The Administration’s 2016 budget calls for the death of the Stretch IRA, once again. The Stretch IRA is an estate planning tactic that provides a lifetime payout for the beneficiary of an IRA, potentially “stretching” the proceeds across multiple beneficiaries and generations. Under this latest proposal from the administration, the maximum payout would be limited to just five years.
Under current law, the rules allow beneficiaries of an IRA to make required minimum distributions over their lifetimes. Because the beneficiaries are usually significantly younger than the deceased IRA owner, the required minimum distributions are based on their longer, actuarial life expectancy, allowing the majority of the IRA balance to continue to grow tax-deferred. IRAs were created in 1974 as part of the Employee Retirement Income Security Act. The goal was to enable individuals, especially those with no employer-sponsored pensions, to have their own retirement fund. At that time, Congress was rightly concerned that retirees were not going to have enough to support themselves in retirement. Most likely, Congress never imagined that IRA balances could grow so large that there would be anything left over to beneficiaries. Now, hundreds of billions of dollars reside in IRA accounts.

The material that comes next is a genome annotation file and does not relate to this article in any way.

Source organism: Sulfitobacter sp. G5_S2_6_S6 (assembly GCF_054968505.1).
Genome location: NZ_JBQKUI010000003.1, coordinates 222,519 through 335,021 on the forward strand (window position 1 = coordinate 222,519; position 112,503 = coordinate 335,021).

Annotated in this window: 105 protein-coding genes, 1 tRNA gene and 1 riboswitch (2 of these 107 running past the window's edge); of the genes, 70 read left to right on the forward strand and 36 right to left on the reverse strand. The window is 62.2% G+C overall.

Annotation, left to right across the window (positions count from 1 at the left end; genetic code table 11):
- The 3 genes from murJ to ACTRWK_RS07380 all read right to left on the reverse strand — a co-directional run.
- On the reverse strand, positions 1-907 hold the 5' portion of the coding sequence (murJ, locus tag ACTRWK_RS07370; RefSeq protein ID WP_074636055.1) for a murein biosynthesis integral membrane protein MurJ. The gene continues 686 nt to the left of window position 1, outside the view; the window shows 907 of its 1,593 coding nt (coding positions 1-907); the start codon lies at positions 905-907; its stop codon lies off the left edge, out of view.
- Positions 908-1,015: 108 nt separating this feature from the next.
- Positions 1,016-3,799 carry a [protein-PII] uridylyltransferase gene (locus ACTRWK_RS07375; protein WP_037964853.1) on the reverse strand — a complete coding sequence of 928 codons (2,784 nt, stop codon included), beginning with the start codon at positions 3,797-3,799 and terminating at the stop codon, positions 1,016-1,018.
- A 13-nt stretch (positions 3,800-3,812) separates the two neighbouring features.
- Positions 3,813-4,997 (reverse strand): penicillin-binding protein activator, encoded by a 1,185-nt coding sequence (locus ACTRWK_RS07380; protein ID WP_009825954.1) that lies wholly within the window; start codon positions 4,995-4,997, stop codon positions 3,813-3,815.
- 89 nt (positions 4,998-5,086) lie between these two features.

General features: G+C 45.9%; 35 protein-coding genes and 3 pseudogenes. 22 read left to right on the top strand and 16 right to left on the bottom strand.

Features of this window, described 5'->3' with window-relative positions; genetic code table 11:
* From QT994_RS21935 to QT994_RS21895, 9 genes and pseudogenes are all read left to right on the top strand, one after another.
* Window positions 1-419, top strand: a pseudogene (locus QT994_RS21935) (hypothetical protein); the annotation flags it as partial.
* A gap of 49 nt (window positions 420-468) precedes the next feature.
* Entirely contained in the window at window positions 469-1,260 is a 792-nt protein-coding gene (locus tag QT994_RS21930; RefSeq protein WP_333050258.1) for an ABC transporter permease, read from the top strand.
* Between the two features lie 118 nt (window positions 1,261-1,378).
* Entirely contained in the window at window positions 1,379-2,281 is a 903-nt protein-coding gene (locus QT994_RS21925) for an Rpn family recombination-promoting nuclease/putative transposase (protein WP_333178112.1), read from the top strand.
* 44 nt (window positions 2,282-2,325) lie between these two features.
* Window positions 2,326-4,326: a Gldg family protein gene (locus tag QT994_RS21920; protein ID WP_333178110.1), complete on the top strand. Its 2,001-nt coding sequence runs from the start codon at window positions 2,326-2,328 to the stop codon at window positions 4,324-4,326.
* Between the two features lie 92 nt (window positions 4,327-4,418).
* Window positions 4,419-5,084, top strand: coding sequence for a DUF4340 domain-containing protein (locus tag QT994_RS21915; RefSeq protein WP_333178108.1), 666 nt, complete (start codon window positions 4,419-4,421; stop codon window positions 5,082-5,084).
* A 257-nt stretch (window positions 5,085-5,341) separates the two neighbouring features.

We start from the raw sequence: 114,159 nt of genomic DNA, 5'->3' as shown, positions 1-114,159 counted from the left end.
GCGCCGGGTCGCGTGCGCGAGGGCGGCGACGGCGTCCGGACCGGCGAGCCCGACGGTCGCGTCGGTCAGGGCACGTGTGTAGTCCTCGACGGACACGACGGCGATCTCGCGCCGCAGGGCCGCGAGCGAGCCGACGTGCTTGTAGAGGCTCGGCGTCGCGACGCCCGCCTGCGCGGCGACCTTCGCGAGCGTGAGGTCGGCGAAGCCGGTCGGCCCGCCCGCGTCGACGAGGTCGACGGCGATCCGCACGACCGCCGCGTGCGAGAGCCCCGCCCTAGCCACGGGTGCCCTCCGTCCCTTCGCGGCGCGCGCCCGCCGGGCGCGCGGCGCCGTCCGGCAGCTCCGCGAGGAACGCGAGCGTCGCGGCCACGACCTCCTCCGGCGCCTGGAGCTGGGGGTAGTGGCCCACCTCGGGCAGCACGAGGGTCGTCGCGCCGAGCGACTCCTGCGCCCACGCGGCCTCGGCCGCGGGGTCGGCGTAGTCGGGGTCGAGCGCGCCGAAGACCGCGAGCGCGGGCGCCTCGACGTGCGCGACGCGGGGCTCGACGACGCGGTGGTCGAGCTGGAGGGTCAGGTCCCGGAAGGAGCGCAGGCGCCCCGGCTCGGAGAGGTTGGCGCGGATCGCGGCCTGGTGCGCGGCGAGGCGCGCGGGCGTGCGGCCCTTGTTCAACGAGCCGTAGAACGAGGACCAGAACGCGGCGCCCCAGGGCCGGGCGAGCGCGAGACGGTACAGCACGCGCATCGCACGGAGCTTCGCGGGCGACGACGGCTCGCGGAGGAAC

It is those large balances that have caught the tax man’s attention, and it seems more and more likely that the Stretch IRA will remain in their gun sights. Stretch IRAs’ long-term survival was made even less likely when the Supreme Court recently ruled unanimously that once a beneficiary inherits an IRA, it is no longer considered a “retirement” account. This decision took the Stretch IRA one big leap closer to its demise. Once the Court deemed it not to be a retirement account, it is no longer under the protection of the retirement rules umbrella and may have to stand on its own. It’s probably just be a matter of time until this iconic retirement/estate planning tool goes the way of the rotary dial phone and typewriter, but with nothing better left in its place.